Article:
President Saakashvili has proposed lowering the electoral threshold, restricting presidential powers and prolonging Parliament’s term in office from four to five years.
Saakashvili said, during a meeting with lawmakers from his ruling National Movement Party on October 16, the initiatives were aimed at strengthening “political culture” and “the culture of political debates.”
He also said that the authorities wanted to engage in constructive dialogue with the opposition, but complained that the opposition was “destructive.”
Saakashvili made it clear that his initiatives were aimed less at current opposition groups and more at helping new political voices emerge.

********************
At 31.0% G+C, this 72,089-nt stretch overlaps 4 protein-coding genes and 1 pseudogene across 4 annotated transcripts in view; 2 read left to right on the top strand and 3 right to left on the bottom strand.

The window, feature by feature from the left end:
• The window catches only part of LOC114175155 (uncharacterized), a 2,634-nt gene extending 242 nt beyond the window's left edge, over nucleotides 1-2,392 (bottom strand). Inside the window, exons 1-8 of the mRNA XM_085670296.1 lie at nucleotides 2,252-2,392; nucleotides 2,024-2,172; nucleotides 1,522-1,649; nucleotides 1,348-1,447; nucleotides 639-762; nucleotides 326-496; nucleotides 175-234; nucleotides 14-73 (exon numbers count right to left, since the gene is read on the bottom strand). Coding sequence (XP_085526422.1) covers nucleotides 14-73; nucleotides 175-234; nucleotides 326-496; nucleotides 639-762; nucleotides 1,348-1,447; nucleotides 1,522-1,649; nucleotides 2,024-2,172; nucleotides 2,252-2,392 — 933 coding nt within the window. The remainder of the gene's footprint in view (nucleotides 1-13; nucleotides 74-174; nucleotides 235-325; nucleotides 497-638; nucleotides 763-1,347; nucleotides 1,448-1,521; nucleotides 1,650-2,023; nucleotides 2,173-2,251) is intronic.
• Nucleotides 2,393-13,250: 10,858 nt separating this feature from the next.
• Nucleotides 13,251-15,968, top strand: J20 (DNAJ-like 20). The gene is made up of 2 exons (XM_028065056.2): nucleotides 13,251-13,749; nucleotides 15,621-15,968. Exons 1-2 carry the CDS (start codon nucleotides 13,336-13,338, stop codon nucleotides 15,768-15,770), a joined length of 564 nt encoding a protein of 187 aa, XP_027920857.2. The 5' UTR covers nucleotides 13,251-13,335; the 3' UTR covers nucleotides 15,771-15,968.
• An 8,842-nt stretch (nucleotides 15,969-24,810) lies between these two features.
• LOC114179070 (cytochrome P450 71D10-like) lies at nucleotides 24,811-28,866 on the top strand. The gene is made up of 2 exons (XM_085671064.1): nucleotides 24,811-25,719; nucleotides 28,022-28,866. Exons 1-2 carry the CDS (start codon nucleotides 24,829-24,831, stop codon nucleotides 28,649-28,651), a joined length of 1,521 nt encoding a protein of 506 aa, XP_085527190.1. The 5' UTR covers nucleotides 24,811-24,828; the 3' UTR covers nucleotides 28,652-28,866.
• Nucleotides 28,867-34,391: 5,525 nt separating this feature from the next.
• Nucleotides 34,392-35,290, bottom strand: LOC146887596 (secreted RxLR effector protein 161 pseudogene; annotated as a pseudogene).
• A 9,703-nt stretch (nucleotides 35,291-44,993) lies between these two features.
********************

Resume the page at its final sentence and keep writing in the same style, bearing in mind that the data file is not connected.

“One of the main problems in Georgia is the weakness, a real weakness, of the opposition, and I think you have witnessed it in recent days,” Saakashvili told his ruling party.
“So I propose – although I know this is not popular among some in the parliament - to decrease the election threshold [from the current 7%] to 5%, to restrict presidential powers in terms of dissolving Parliament, and to extend Parliament’s term in office from four to five years, so as to avoid holding presidential and parliamentary elections at different times and instead hold them simultaneously every five years.”
The current practice is for the president to dissolve Parliament if it has failed to approve the state budget after three attempts, or failed to endorse the cabinet in three consecutive votes of confidence. Lawmakers from the ruling party said after the meeting with the president that appropriate constitutional amendments would be proposed next week.